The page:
A second major contributor to elevated traffic fatality risks for Indigenous people is the lack of pedestrian infrastructure on reservation and Tribal area roads. It is common for these roads to lack sidewalks—in particular roads made of gravel or earth. People living on Reservations often “...avoid sending their children out to walk or bicycle because there is no safe shoulder or sidewalk for them to do that,” the authors of the 2018 study found. Without the requisite public sector investment in safe sidewalks, people are often forced to walk on narrow shoulders in close proximity to cars, where people are hard to see, especially at night.

Indigenous people are also less likely to own a vehicle than the average rural resident, in large part due to high poverty rates. One study found that “about 9% of households in Tribal areas do not have a vehicle, which is similar to the U.S. average but more than twice as high as the rate in other rural areas across the country.” Without cars, people more often depend on public transportation, biking, or walking. Yet many Tribes do not have adequate public transportation such as widespread bus service, so people have to walk to get to vital services such as grocery stores and shops as well as workplaces and hospitals. Because more people must walk to their destinations and do not have safe pedestrian infrastructure to use to get there, they are at higher risk for vehicle crashes.

Inadequate public transportation options paired with the lack of reliable household vehicle access can also exacerbate other harms, for example by serving as a motivator for higher-risk transportation choices like hitchhiking. The 2006 Highway of Tears Symposium Recommendations Report identified the combination of poverty and a lack of public transportation service as key contributing factors to a string of missing and murdered Indigenous women in British Columbia, Canada, for example.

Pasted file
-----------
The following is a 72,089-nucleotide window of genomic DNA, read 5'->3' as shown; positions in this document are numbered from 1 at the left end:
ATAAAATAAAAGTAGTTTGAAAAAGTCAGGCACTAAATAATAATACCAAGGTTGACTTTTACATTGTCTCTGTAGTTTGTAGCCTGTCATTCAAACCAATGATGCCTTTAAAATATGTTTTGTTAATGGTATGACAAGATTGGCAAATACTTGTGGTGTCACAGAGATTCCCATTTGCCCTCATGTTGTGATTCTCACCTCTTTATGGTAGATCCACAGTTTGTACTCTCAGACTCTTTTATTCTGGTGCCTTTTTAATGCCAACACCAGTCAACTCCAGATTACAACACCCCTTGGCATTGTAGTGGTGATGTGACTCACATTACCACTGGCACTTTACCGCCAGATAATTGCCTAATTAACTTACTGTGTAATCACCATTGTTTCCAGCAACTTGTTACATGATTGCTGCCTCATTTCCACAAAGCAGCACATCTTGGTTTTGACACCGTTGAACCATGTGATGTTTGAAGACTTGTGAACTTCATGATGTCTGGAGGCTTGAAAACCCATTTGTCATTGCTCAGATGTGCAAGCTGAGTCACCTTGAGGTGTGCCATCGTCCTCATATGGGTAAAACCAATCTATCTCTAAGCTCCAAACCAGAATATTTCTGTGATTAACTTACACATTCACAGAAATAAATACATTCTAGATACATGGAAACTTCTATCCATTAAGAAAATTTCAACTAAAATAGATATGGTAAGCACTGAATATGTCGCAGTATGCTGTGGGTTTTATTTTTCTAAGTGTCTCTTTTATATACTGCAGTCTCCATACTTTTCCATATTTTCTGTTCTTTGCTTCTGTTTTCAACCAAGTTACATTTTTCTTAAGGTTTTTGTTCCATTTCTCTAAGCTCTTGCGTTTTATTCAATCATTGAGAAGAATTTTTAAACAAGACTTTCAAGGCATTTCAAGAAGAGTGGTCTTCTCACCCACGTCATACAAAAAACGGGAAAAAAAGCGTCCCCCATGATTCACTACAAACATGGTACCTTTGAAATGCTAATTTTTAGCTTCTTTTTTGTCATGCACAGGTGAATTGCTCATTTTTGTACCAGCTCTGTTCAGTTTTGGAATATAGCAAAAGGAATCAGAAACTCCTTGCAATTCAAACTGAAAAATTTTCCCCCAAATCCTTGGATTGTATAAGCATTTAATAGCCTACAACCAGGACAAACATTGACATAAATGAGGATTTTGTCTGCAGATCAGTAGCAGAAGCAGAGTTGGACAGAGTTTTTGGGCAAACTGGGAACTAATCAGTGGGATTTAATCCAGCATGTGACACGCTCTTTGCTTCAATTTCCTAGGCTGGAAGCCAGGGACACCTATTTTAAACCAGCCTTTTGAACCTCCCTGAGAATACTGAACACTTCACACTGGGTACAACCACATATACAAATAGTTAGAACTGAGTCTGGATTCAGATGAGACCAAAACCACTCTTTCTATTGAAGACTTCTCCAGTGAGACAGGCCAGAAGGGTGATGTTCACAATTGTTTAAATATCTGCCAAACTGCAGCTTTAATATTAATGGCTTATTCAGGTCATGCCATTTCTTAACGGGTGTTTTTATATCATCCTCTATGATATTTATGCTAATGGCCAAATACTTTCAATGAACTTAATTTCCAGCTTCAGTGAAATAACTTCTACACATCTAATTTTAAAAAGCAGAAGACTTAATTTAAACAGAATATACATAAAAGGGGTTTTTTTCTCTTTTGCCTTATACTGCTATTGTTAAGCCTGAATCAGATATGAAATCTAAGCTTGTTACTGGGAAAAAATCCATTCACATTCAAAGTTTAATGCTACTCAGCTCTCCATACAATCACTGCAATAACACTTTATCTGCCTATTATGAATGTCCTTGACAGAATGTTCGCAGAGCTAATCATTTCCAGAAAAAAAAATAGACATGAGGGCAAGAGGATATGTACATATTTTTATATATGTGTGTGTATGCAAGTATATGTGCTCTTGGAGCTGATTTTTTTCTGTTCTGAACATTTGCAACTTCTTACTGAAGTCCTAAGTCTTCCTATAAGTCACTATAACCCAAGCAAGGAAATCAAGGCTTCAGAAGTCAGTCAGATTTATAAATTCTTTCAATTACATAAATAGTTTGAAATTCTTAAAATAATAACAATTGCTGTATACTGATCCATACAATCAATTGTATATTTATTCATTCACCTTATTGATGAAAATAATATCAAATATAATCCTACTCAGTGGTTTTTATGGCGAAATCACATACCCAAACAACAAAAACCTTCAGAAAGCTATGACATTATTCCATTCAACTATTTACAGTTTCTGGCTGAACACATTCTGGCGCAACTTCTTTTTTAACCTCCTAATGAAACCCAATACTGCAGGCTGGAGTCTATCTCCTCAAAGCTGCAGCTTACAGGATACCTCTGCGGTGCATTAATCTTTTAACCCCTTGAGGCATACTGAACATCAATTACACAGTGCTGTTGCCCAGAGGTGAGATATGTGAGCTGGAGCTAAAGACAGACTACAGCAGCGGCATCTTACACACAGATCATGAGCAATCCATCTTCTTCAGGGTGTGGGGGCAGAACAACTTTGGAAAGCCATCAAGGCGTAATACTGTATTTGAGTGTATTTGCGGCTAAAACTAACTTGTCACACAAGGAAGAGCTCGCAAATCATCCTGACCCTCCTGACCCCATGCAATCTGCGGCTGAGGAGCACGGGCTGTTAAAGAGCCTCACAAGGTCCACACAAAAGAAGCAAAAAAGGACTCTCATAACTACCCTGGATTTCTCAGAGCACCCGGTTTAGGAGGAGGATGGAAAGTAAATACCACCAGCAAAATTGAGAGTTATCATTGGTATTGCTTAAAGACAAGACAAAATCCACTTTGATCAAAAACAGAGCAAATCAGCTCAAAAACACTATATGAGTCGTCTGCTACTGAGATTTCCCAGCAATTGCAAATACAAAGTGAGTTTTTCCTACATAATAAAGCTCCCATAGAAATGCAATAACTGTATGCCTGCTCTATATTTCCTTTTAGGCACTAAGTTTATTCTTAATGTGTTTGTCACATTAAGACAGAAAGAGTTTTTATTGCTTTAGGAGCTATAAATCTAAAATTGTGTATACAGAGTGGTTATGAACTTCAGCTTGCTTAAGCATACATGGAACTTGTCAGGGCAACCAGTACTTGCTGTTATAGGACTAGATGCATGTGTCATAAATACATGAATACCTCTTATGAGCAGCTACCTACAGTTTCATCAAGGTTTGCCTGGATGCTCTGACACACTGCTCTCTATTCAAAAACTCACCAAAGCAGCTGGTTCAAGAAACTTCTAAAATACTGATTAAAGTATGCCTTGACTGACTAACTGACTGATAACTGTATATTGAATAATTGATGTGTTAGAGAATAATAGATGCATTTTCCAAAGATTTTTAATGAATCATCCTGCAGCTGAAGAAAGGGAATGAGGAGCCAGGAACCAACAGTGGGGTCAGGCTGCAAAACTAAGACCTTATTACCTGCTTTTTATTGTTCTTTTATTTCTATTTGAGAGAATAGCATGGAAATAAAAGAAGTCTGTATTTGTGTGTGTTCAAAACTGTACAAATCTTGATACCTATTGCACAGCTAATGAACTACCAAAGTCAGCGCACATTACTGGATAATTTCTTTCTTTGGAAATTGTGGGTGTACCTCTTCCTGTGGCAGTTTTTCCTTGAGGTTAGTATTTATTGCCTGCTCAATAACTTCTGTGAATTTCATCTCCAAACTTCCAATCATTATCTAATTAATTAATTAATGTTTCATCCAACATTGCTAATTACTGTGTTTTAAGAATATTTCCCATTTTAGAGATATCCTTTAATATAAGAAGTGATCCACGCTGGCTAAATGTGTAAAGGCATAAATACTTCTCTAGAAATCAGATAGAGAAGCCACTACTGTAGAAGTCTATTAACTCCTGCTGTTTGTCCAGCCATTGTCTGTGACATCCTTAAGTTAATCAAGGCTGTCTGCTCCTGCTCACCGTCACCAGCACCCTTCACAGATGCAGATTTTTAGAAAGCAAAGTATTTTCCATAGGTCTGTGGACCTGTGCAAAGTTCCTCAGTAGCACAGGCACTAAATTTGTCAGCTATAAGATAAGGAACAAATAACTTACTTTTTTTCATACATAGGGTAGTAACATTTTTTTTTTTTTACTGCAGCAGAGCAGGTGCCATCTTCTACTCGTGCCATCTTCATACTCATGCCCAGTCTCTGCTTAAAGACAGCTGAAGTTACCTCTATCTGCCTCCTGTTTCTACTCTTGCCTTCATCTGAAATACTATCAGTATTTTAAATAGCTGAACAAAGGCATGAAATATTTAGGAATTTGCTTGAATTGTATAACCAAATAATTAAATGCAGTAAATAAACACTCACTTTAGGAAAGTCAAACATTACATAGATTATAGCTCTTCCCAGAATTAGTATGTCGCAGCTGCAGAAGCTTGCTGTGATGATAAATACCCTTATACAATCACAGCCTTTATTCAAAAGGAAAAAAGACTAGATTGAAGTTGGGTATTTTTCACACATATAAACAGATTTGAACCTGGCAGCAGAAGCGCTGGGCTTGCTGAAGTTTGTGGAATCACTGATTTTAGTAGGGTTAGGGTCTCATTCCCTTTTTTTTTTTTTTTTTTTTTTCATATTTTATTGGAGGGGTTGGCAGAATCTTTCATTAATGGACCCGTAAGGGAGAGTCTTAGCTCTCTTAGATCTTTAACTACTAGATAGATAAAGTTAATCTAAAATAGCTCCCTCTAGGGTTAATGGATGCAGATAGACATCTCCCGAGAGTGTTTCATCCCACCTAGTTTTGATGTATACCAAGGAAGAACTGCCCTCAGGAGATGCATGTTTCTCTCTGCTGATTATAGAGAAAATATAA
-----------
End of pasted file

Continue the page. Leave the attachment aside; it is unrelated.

Roughly 535 Indigenous people die every year from vehicle crashes—which is 535 too many. Pedestrian safety has become an increasingly important concern for Tribal residents and Tribal governments, and this pressing issue has even been acknowledged and emphasized by Transportation Secretary Pete Buttigieg:  “Native Americans are more likely than any other group in our country to lose their lives in roadway crashes”.

The bipartisan infrastructure law has specifically allocated resources for Tribal infrastructure issues, which have the potential to alleviate transportation and other critical Tribal infrastructure challenges, including through investments in broadband infrastructure to reduce the digital divide. As we work to ensure that these historic investments align with national climate goals, we also need to ensure that these investments address historic harms in our most-impacted communities. In the next installment of this two-part blog series, we will examine the scale of the infrastructure law’s investment in Tribal transportation systems to gauge whether our government is doing enough to address this problem.